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Press Release

Former Walla Walla County Undersheriff Sentenced to Prison For Embezzling Over $67,000 In Public Funds

For Immediate Release
U.S. Attorney's Office, Eastern District of Washington

Richland - Michael C. Ormsby, United States Attorney for the Eastern District of Washington, announced that Carole J. Lepiane, age 58, of College Place, Washington, was sentenced for embezzling public funds while working as the Walla Walla County Undersheriff. Senior United States District Judge Fred Van Sickle sentenced Lepiane to a 6 month term of imprisonment. Upon release from custody, Lepiane will be under court supervision for 1 year, with a condition of supervision that she must reside at a residential re-entry center for 4 months. In addition, Judge Van Sickle ordered Lepiane to pay $81,271 in restitution.

Lepiane pleaded guilty on October 11, 2012 to one count of Theft From a Federally Funded Local Agency, in violation of 18 U.S.C. § 666(a)(1)(A). According to information disclosed during the court proceedings, Lepiane worked for Walla Walla County Sheriff's Office (WWCSO) for over 35 years. From 1998 to July 2009, she served as Undersheriff. Her responsibilities included overseeing deposits of funds into the WWCSO bank accounts, such as cash funds received as bail for jail inmates. Also, the WWCSO received checks, which represented the proceeds from jail inmates' use of the phone system. These funds were required to be deposited into an Inmate Welfare Fund, and used to improve conditions for inmates at the
Jail. From 2004 to June of 2009, Lepiane operated a check for cash swap. She stole some of the cash bail money that was taken in by the Jail. She then inserted a check from the phone proceeds for the amount of cash bail stolen to maintain the total amount of the original deposit and hide the theft. As a result, the checks for the phone proceeds were not contributed to the Inmate Welfare Fund. Using this scheme, Lepiane stole from the fund on at least 50 separate occasions, taking $67, 145 from Walla Walla County. She used the stolen funds to make numerous cash deposits into her personal bank account and also pay for personal online shopping purchases.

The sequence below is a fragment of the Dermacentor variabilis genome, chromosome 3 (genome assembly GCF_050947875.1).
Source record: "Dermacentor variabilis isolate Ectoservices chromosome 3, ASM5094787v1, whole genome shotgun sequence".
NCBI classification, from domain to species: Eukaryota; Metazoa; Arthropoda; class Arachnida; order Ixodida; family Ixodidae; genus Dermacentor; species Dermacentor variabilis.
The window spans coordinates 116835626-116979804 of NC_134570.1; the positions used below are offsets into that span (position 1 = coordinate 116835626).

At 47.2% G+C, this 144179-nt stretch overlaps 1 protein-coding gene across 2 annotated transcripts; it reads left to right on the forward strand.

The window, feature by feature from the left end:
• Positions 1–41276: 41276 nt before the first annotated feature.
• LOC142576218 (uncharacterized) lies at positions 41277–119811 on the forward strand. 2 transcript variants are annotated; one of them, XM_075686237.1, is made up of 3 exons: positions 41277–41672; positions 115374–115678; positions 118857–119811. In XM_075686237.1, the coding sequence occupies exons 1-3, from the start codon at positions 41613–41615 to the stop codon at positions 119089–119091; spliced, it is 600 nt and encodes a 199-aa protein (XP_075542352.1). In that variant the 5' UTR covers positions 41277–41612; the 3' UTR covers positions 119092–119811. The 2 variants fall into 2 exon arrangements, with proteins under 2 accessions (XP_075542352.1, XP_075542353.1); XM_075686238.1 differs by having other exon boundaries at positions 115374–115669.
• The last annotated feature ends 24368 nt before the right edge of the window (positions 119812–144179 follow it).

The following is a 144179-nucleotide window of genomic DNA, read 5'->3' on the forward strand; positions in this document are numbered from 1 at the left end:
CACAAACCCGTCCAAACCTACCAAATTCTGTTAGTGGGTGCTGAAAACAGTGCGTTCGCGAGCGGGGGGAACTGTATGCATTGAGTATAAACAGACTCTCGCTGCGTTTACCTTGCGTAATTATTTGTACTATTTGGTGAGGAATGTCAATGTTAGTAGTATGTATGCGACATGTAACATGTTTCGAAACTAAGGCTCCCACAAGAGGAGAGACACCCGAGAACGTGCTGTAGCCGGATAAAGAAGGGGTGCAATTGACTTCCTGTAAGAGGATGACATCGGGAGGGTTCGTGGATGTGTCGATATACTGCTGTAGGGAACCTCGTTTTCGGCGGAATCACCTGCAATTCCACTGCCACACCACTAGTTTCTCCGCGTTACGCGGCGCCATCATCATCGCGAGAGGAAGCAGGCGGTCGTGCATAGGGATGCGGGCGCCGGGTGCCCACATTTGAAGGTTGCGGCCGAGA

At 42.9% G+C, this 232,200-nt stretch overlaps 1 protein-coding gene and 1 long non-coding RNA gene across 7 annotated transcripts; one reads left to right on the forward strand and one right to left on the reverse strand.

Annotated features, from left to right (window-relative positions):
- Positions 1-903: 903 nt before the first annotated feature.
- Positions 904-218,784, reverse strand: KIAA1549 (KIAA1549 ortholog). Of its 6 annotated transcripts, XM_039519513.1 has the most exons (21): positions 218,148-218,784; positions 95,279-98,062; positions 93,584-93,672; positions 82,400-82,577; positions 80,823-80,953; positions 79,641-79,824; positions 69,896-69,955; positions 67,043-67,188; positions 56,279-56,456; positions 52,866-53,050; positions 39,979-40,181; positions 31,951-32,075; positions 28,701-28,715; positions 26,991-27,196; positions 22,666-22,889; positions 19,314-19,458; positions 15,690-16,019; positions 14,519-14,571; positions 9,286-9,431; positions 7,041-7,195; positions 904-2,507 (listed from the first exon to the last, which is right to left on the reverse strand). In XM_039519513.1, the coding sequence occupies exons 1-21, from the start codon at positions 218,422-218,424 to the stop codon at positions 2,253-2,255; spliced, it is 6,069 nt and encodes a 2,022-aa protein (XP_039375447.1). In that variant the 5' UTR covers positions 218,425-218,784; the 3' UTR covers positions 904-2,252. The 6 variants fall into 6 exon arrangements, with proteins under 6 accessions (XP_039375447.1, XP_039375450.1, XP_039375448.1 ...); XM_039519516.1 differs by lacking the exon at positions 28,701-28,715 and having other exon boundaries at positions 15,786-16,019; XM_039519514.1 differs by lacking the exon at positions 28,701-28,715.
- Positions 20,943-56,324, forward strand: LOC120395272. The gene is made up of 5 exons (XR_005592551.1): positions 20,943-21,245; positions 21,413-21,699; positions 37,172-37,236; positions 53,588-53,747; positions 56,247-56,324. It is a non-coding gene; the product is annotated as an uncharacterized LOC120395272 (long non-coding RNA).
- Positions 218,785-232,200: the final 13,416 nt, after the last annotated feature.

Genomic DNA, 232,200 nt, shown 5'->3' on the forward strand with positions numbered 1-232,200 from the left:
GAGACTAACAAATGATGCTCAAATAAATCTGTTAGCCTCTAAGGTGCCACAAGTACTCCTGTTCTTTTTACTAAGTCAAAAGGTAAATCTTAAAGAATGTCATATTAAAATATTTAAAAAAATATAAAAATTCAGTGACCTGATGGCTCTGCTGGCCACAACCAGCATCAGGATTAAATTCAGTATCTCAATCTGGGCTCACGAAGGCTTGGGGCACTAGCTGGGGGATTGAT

As part of the agreed resolution of this case, at sentencing Lepiane paid restitution in the amount of $81,271 to Walla Walla County. The restitution represents the $67,145 in stolen funds and approximately $14,000 to reimburse Walla Walla County for the cost of conducting an audit.

Michael C. Ormsby United States, the Attorney for the Eastern District of Washington, said, "It is a privilege to serve in law enforcement. Individuals who abuse that role and betray the public's trust for their personal benefit will be aggressively investigated and prosecuted," Mr. Ormsby also cautioned the public not to let Lepiane's theft undermine their confidence in other dedicated public servants and the stellar work performed by the Walla Walla County Sheriff's Office. United States Attorney Ormsby also recognized the cooperative attitude of the Walla Walla County Sheriff's Office and the hard work conducted by the FBI, the Washington State Patrol, and the Washington State Auditor's Office.

"The vast majority of law enforcement officials are honorable public servants who perform their duties with the utmost integrity, and, sometimes, at great personal cost," said Special Agent-in-Charge Laura Laughlin of the FBI Seattle Division. "However, in those rare instances when these officials violate their duty to uphold the law and instead commit crimes themselves, the FBI will conduct a thorough, impartial investigation to preserve and restore public trust and confidence."

This investigation was conducted by the FBI and the Washington State Patrol, with assistance from the Washington State Auditor's Office. The case was prosecuted by Mary K. Dimke, an Assistant United States Attorney for the Eastern District of Washington.


Updated January 29, 2015